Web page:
“He started a newspaper at Kirtland Community College, where I work now,” said Jo Ann Gave, his wife of 24 years.
Gave originally started working at Kirtland, located in Roscommon, as a public relations director while concurrently working for the Bay City Times as a columnist and editor of True North Magazine. He started teaching journalism, and built an award-winning newspaper with just a handful of students.
“There were just about five or six of us on the staff. We were all middle aged,” said Jerry Nunn, 52, and editor and publisher of The Guide, covering northeast Michigan from I-75 to Lake Huron and north of Bay County.
“We won a lot of awards through his guidance,” said Nunn. “He was instrumental to my career.”
When the position surfaced at Washtenaw, Gave leapt at the opportunity.
“He told me that this was his dream job; what he was really meant to do, so I told him to go for it,” Jo Ann said.
However, the gig came at a small price: Gave had to acclimate himself to living in Dearborn, away from his family, during the week and traveling back home to Roscommon on the weekends.
“He misses his dogs: Chaucer, Tolstoy and Roxie. When he comes home on the weekends he just buries his face in their fur and hugs them,” Jo Ann said.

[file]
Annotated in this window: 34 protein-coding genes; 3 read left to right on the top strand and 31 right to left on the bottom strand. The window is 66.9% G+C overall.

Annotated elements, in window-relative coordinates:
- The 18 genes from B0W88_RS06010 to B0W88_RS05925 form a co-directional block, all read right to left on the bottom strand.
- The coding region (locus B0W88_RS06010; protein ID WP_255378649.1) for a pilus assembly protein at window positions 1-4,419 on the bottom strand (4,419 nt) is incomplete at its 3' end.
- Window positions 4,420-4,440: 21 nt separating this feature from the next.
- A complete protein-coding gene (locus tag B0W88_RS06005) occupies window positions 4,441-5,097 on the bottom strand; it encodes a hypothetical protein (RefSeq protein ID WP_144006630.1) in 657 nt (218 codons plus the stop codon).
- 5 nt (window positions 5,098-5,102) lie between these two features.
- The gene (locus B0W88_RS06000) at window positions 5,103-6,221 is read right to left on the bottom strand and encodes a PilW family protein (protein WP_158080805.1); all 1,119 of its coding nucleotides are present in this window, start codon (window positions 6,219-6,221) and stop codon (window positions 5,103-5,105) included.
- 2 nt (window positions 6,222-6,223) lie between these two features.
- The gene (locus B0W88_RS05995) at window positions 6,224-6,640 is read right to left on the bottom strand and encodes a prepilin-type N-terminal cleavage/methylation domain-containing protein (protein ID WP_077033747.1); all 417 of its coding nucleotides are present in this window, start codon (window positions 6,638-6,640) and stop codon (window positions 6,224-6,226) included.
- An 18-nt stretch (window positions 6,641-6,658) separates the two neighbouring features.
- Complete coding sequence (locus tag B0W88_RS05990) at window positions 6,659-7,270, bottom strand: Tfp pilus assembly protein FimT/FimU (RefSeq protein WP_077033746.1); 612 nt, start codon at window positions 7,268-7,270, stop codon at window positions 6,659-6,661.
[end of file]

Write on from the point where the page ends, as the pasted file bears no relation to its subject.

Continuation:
The sacrifice is huge, but it does seem to bring out the romantic side of him.
“I must get flowers more than any woman on Earth,” she said. “I know it’s because he is away all the time.”
When Gave is at home and not processing incoming copy for TheVoice, he likes to fish on the banks of the Au Sable River, just beyond an electric fence put in place so his canine friends won’t jump in.
“They just sit there and watch him and whine a little,” his wife said. “They miss him as much as he misses them. Most of the time when he is home though, he is up working into the night. I get mad at him sometimes because he works so hard.”
Reaping the benefits of his dedication, his students at Washtenaw respect and admire him for his experience and expertise, and also for his patience.